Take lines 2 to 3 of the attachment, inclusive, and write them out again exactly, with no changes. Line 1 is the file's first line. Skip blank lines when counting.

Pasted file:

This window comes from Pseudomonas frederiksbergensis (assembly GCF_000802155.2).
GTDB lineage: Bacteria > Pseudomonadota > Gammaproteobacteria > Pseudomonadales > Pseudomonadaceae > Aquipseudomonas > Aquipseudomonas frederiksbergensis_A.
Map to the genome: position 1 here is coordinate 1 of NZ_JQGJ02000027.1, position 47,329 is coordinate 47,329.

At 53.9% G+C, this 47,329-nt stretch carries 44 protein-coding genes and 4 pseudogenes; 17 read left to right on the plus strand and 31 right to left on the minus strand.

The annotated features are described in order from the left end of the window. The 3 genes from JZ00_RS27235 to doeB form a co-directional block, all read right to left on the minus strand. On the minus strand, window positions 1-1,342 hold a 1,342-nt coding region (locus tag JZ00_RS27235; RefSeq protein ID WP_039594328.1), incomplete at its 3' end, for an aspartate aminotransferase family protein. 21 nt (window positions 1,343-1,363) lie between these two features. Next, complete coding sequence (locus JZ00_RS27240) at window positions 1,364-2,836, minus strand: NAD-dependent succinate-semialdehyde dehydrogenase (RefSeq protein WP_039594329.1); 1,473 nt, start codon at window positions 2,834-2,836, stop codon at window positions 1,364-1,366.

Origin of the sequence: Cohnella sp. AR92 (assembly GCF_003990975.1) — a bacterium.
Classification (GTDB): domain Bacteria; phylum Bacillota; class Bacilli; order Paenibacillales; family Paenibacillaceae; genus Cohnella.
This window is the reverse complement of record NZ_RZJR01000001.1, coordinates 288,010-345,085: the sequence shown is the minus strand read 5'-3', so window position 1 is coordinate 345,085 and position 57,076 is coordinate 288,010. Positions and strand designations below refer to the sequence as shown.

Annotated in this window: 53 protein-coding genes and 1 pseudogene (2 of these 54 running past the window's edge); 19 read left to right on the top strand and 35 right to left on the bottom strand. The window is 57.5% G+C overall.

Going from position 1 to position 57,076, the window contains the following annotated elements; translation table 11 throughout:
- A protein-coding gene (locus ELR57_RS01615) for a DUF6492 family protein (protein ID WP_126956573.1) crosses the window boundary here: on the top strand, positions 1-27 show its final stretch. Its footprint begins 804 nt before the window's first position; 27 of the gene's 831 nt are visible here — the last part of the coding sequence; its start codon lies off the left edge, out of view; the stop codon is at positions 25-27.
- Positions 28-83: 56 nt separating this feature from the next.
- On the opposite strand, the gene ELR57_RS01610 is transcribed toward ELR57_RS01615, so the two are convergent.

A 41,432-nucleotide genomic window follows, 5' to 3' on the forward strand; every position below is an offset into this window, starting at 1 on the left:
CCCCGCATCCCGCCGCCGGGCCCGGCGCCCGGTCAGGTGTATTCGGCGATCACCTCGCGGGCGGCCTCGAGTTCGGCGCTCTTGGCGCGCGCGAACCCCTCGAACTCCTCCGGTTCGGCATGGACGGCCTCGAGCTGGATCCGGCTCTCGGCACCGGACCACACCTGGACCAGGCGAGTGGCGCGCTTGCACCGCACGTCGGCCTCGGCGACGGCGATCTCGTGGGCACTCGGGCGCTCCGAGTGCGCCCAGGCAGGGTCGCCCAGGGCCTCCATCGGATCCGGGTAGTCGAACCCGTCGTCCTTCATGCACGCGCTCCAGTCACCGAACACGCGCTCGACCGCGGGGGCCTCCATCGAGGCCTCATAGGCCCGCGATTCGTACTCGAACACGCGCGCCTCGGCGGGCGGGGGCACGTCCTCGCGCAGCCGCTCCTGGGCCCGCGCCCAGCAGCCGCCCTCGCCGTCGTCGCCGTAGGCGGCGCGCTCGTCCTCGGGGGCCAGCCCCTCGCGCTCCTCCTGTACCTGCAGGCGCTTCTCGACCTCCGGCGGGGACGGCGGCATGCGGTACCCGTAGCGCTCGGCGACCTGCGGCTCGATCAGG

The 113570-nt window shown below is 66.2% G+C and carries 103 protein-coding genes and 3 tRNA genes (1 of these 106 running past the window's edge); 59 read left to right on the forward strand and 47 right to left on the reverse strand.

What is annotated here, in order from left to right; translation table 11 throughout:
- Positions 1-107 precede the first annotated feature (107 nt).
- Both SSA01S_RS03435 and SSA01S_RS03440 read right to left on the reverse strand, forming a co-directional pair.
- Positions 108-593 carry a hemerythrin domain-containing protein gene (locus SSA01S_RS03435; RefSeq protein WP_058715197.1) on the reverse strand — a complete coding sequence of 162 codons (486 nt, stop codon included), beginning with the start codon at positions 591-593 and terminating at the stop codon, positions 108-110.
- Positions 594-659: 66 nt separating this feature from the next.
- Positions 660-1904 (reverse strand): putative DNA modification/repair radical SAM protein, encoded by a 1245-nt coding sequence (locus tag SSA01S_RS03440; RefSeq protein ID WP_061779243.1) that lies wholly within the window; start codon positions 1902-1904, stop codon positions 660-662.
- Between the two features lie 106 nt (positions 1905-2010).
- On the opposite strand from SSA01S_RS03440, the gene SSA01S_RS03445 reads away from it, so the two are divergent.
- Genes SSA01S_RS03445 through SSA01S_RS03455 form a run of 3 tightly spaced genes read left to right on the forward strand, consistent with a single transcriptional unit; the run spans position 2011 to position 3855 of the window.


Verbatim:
GTDB lineage: Bacteria > Pseudomonadota > Gammaproteobacteria > Pseudomonadales > Pseudomonadaceae > Aquipseudomonas > Aquipseudomonas frederiksbergensis_A.
Map to the genome: position 1 here is coordinate 1 of NZ_JQGJ02000027.1, position 47,329 is coordinate 47,329.